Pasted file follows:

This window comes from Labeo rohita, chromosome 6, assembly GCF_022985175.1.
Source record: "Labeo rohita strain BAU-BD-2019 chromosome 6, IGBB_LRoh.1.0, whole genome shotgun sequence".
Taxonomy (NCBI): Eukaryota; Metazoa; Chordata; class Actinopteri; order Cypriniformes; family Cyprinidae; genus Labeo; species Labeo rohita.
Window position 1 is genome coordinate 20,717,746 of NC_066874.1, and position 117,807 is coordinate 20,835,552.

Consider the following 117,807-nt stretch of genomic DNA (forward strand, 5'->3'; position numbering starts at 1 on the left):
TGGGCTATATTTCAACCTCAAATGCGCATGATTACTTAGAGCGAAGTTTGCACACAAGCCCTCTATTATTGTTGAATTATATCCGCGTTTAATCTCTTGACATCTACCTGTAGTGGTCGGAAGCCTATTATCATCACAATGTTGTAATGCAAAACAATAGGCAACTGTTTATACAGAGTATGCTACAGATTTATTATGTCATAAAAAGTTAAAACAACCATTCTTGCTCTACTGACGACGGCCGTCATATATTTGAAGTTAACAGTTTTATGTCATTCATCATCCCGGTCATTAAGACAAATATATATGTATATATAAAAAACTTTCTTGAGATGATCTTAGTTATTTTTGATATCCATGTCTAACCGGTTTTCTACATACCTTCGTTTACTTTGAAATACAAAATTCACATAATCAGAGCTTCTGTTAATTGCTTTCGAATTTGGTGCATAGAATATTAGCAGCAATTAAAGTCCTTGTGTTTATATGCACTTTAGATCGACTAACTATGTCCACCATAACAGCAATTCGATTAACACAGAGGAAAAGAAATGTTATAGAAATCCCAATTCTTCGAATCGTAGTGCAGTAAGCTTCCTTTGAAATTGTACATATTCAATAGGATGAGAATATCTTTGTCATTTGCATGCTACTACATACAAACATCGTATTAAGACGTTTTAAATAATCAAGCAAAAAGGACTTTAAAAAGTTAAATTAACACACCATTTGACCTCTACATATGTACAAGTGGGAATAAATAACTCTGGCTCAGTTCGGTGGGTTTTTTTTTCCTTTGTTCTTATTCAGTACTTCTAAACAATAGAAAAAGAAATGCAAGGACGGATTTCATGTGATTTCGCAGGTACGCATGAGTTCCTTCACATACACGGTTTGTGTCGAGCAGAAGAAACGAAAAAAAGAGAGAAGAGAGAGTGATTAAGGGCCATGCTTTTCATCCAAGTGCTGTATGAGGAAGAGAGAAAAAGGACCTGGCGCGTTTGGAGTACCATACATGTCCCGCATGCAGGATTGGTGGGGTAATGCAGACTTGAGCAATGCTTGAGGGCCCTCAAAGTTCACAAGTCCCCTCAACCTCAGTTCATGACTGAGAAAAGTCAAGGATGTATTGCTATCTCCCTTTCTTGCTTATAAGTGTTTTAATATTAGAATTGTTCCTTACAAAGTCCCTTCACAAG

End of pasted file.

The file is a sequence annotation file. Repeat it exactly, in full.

This window comes from Labeo rohita, chromosome 6, assembly GCF_022985175.1.
Source record: "Labeo rohita strain BAU-BD-2019 chromosome 6, IGBB_LRoh.1.0, whole genome shotgun sequence".
Taxonomy (NCBI): Eukaryota; Metazoa; Chordata; class Actinopteri; order Cypriniformes; family Cyprinidae; genus Labeo; species Labeo rohita.
Window position 1 is genome coordinate 20,717,746 of NC_066874.1, and position 117,807 is coordinate 20,835,552.

Consider the following 117,807-nt stretch of genomic DNA (forward strand, 5'->3'; position numbering starts at 1 on the left):
TGGGCTATATTTCAACCTCAAATGCGCATGATTACTTAGAGCGAAGTTTGCACACAAGCCCTCTATTATTGTTGAATTATATCCGCGTTTAATCTCTTGACATCTACCTGTAGTGGTCGGAAGCCTATTATCATCACAATGTTGTAATGCAAAACAATAGGCAACTGTTTATACAGAGTATGCTACAGATTTATTATGTCATAAAAAGTTAAAACAACCATTCTTGCTCTACTGACGACGGCCGTCATATATTTGAAGTTAACAGTTTTATGTCATTCATCATCCCGGTCATTAAGACAAATATATATGTATATATAAAAAACTTTCTTGAGATGATCTTAGTTATTTTTGATATCCATGTCTAACCGGTTTTCTACATACCTTCGTTTACTTTGAAATACAAAATTCACATAATCAGAGCTTCTGTTAATTGCTTTCGAATTTGGTGCATAGAATATTAGCAGCAATTAAAGTCCTTGTGTTTATATGCACTTTAGATCGACTAACTATGTCCACCATAACAGCAATTCGATTAACACAGAGGAAAAGAAATGTTATAGAAATCCCAATTCTTCGAATCGTAGTGCAGTAAGCTTCCTTTGAAATTGTACATATTCAATAGGATGAGAATATCTTTGTCATTTGCATGCTACTACATACAAACATCGTATTAAGACGTTTTAAATAATCAAGCAAAAAGGACTTTAAAAAGTTAAATTAACACACCATTTGACCTCTACATATGTACAAGTGGGAATAAATAACTCTGGCTCAGTTCGGTGGGTTTTTTTTTCCTTTGTTCTTATTCAGTACTTCTAAACAATAGAAAAAGAAATGCAAGGACGGATTTCATGTGATTTCGCAGGTACGCATGAGTTCCTTCACATACACGGTTTGTGTCGAGCAGAAGAAACGAAAAAAAGAGAGAAGAGAGAGTGATTAAGGGCCATGCTTTTCATCCAAGTGCTGTATGAGGAAGAGAGAAAAAGGACCTGGCGCGTTTGGAGTACCATACATGTCCCGCATGCAGGATTGGTGGGGTAATGCAGACTTGAGCAATGCTTGAGGGCCCTCAAAGTTCACAAGTCCCCTCAACCTCAGTTCATGACTGAGAAAAGTCAAGGATGTATTGCTATCTCCCTTTCTTGCTTATAAGTGTTTTAATATTAGAATTGTTCCTTACAAAGTCCCTTCACAAG